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The Bezzle Years

This essay was originally written for Project Syndicate in 2015. If anything, it is more relevant now. More than...

Bitcoin: Boon or Bubble?

https://soundcloud.com/curioio/john-kay-bitcoin-boon-or/s-UenQt Boon or Bubble? Is Bitcoin a bubble, a scam, a Ponzi scheme? Or a transformational innovation which will change forever the functioning of the global...

Incremental improvements to infrastructure offer better value for money

Does it lift your heart to hear that “Britain is uniquely placed to lead the world in a smart power revolution”? Do you share the ambition of George Osborne, chancellor of the exchequer, to discover “what the government needs to do to become a world leader in 5G infrastructure”? Here's why my heart sank when reading these words in the plans of the UK’s National Infrastructure Commission.

Britain’s ‘great leap forward’ was start of nuclear power failure

British technological failures have been compounded by a political phenomenon I have come to think of as “great leap forward syndrome”. The idea is that the best way to compensate for stumbles and missteps is to move, at one bound, ahead of the field.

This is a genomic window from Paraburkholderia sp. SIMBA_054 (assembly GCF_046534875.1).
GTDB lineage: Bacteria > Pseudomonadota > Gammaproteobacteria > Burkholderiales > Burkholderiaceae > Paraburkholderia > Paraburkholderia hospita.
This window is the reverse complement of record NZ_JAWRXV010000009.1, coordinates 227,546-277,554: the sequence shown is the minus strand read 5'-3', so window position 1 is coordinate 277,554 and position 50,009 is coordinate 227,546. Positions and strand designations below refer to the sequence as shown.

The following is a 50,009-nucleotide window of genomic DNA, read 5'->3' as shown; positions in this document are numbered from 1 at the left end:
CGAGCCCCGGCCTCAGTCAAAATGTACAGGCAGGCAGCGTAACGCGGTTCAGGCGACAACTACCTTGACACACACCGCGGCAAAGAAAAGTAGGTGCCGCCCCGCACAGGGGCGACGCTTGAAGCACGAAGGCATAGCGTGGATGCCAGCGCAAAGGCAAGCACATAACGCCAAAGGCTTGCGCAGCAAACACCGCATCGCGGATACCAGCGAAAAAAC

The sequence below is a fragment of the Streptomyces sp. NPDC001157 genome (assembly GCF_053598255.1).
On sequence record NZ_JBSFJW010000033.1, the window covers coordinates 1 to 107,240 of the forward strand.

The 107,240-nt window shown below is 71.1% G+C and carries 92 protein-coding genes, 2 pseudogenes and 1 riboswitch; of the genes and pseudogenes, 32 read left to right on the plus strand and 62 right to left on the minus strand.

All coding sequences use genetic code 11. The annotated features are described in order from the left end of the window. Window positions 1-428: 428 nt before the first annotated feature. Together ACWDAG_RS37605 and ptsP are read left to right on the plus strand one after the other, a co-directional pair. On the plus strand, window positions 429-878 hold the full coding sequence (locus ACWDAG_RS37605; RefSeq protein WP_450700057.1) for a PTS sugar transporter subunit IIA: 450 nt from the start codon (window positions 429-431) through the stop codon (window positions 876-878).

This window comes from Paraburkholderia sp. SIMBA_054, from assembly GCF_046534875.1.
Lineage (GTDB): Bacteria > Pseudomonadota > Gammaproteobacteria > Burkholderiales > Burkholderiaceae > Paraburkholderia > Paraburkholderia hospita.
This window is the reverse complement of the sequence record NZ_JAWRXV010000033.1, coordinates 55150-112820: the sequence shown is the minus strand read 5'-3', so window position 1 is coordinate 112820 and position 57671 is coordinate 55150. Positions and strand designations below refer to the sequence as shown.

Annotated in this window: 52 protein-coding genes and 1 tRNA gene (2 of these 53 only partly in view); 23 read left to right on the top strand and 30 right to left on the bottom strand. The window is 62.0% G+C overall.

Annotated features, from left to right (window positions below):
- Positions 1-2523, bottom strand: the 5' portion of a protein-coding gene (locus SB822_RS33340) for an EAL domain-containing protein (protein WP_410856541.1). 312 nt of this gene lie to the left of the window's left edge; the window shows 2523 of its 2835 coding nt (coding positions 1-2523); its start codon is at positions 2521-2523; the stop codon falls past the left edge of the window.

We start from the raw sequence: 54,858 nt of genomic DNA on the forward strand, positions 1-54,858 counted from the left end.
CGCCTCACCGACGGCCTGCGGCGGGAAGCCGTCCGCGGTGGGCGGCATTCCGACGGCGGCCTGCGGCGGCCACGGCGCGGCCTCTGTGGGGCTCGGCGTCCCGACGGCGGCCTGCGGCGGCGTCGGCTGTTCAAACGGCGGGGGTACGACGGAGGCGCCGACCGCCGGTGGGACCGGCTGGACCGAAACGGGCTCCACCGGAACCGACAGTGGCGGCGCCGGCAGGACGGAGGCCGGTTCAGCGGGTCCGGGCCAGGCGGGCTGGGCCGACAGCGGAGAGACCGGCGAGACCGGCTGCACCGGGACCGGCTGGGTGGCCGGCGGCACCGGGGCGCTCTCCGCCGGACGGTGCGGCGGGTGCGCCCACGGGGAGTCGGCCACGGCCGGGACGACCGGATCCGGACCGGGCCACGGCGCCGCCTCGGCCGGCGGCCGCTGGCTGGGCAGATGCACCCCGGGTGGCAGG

Quantitative easing and the curious case of the leaky bucket

In the modern financial economy, the main effect of QE is to boost asset prices, as market gyrations of recent weeks have clearly illustrated. But is the pursuit of higher asset prices an effective or desirable means of promoting economic growth?

Fair value is not the same as market price

The growth of the trading culture has encouraged the belief that the only measure of value is what someone is willing to pay. But this is a mistake.

New York’s wonder shows planners’ limits

If unplanned social interactions are the key to a vibrant city, they are also the key to a vibrant organisation.

Given a choice voters opt for safety

Confronted with the specifics, rather than the principle, of constitutional change, many voters revert to the status quo.

The parable of the ox

Since the ox was no longer being weighed, the key to success lay not in correctly assessing its weight, but rather in correctly assessing what other people would guess. Or what others would guess others would guess. And so on.

Lessons from the house that Lewis built

The British retailer John Lewis, owned by an employee trust and long a favourite of metropolitan women, has now become a favourite of their politician husbands.

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